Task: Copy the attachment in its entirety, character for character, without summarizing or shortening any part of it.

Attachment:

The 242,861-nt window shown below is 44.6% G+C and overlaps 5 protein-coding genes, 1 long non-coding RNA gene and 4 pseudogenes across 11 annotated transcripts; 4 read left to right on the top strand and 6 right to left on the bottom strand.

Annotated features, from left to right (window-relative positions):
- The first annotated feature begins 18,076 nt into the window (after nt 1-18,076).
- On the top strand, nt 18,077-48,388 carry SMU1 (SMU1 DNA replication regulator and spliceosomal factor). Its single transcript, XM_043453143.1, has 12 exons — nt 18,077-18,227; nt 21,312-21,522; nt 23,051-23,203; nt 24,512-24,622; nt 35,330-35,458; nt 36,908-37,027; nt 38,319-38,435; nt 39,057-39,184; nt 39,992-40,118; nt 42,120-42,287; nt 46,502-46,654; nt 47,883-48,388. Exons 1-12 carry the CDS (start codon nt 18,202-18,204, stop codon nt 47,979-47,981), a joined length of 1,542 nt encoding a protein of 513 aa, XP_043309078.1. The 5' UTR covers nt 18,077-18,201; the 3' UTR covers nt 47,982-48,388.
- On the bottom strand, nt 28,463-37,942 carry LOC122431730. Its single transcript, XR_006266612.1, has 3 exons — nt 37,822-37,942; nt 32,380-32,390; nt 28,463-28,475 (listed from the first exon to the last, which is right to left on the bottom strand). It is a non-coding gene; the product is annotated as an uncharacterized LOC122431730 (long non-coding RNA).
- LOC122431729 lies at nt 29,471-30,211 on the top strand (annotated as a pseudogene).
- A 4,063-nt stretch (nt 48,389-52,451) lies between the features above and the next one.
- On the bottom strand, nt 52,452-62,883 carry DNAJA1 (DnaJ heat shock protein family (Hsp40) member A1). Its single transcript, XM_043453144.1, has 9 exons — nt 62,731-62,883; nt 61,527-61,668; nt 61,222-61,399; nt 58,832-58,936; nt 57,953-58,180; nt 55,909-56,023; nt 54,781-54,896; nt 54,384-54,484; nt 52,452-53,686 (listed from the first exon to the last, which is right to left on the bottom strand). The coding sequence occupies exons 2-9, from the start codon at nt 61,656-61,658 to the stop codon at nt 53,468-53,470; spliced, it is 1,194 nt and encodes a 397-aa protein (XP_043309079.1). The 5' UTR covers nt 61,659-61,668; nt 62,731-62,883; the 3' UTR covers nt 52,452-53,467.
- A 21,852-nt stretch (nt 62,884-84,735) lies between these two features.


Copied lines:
The 242,861-nt window shown below is 44.6% G+C and overlaps 5 protein-coding genes, 1 long non-coding RNA gene and 4 pseudogenes across 11 annotated transcripts; 4 read left to right on the top strand and 6 right to left on the bottom strand.

Annotated features, from left to right (window-relative positions):
- The first annotated feature begins 18,076 nt into the window (after nt 1-18,076).
- On the top strand, nt 18,077-48,388 carry SMU1 (SMU1 DNA replication regulator and spliceosomal factor). Its single transcript, XM_043453143.1, has 12 exons — nt 18,077-18,227; nt 21,312-21,522; nt 23,051-23,203; nt 24,512-24,622; nt 35,330-35,458; nt 36,908-37,027; nt 38,319-38,435; nt 39,057-39,184; nt 39,992-40,118; nt 42,120-42,287; nt 46,502-46,654; nt 47,883-48,388. Exons 1-12 carry the CDS (start codon nt 18,202-18,204, stop codon nt 47,979-47,981), a joined length of 1,542 nt encoding a protein of 513 aa, XP_043309078.1. The 5' UTR covers nt 18,077-18,201; the 3' UTR covers nt 47,982-48,388.
- On the bottom strand, nt 28,463-37,942 carry LOC122431730. Its single transcript, XR_006266612.1, has 3 exons — nt 37,822-37,942; nt 32,380-32,390; nt 28,463-28,475 (listed from the first exon to the last, which is right to left on the bottom strand). It is a non-coding gene; the product is annotated as an uncharacterized LOC122431730 (long non-coding RNA).
- LOC122431729 lies at nt 29,471-30,211 on the top strand (annotated as a pseudogene).
- A 4,063-nt stretch (nt 48,389-52,451) lies between the features above and the next one.
- On the bottom strand, nt 52,452-62,883 carry DNAJA1 (DnaJ heat shock protein family (Hsp40) member A1). Its single transcript, XM_043453144.1, has 9 exons — nt 62,731-62,883; nt 61,527-61,668; nt 61,222-61,399; nt 58,832-58,936; nt 57,953-58,180; nt 55,909-56,023; nt 54,781-54,896; nt 54,384-54,484; nt 52,452-53,686 (listed from the first exon to the last, which is right to left on the bottom strand). The coding sequence occupies exons 2-9, from the start codon at nt 61,656-61,658 to the stop codon at nt 53,468-53,470; spliced, it is 1,194 nt and encodes a 397-aa protein (XP_043309079.1). The 5' UTR covers nt 61,659-61,668; nt 62,731-62,883; the 3' UTR covers nt 52,452-53,467.
- A 21,852-nt stretch (nt 62,884-84,735) lies between these two features.